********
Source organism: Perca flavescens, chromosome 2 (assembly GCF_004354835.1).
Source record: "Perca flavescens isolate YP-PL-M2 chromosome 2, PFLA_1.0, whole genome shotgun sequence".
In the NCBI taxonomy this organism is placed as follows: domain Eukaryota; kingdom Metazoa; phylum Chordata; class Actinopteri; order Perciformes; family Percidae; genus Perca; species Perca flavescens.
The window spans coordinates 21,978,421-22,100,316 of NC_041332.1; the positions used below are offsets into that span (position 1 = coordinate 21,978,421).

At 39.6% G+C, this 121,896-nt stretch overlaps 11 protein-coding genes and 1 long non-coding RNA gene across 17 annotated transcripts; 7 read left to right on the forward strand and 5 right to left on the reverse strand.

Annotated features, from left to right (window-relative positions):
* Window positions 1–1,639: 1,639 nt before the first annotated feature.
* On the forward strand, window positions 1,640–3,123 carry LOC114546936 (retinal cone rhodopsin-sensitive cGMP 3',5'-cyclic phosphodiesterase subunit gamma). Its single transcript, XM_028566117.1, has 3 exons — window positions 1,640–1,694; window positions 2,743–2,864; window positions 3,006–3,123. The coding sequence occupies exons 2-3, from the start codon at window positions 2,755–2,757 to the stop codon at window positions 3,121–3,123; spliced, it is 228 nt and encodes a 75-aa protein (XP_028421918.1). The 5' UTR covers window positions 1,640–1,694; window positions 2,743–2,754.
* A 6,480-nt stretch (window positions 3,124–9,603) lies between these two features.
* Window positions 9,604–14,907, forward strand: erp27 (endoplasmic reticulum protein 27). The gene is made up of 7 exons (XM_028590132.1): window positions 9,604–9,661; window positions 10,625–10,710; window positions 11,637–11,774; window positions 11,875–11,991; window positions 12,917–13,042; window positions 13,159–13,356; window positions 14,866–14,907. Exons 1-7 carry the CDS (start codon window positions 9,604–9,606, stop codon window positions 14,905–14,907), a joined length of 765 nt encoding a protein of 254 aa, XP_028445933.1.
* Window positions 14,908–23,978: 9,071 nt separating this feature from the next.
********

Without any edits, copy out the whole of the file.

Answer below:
Source organism: Perca flavescens, chromosome 2 (assembly GCF_004354835.1).
Source record: "Perca flavescens isolate YP-PL-M2 chromosome 2, PFLA_1.0, whole genome shotgun sequence".
In the NCBI taxonomy this organism is placed as follows: domain Eukaryota; kingdom Metazoa; phylum Chordata; class Actinopteri; order Perciformes; family Percidae; genus Perca; species Perca flavescens.
The window spans coordinates 21,978,421-22,100,316 of NC_041332.1; the positions used below are offsets into that span (position 1 = coordinate 21,978,421).

At 39.6% G+C, this 121,896-nt stretch overlaps 11 protein-coding genes and 1 long non-coding RNA gene across 17 annotated transcripts; 7 read left to right on the forward strand and 5 right to left on the reverse strand.

Annotated features, from left to right (window-relative positions):
* Window positions 1–1,639: 1,639 nt before the first annotated feature.
* On the forward strand, window positions 1,640–3,123 carry LOC114546936 (retinal cone rhodopsin-sensitive cGMP 3',5'-cyclic phosphodiesterase subunit gamma). Its single transcript, XM_028566117.1, has 3 exons — window positions 1,640–1,694; window positions 2,743–2,864; window positions 3,006–3,123. The coding sequence occupies exons 2-3, from the start codon at window positions 2,755–2,757 to the stop codon at window positions 3,121–3,123; spliced, it is 228 nt and encodes a 75-aa protein (XP_028421918.1). The 5' UTR covers window positions 1,640–1,694; window positions 2,743–2,754.
* A 6,480-nt stretch (window positions 3,124–9,603) lies between these two features.
* Window positions 9,604–14,907, forward strand: erp27 (endoplasmic reticulum protein 27). The gene is made up of 7 exons (XM_028590132.1): window positions 9,604–9,661; window positions 10,625–10,710; window positions 11,637–11,774; window positions 11,875–11,991; window positions 12,917–13,042; window positions 13,159–13,356; window positions 14,866–14,907. Exons 1-7 carry the CDS (start codon window positions 9,604–9,606, stop codon window positions 14,905–14,907), a joined length of 765 nt encoding a protein of 254 aa, XP_028445933.1.
* Window positions 14,908–23,978: 9,071 nt separating this feature from the next.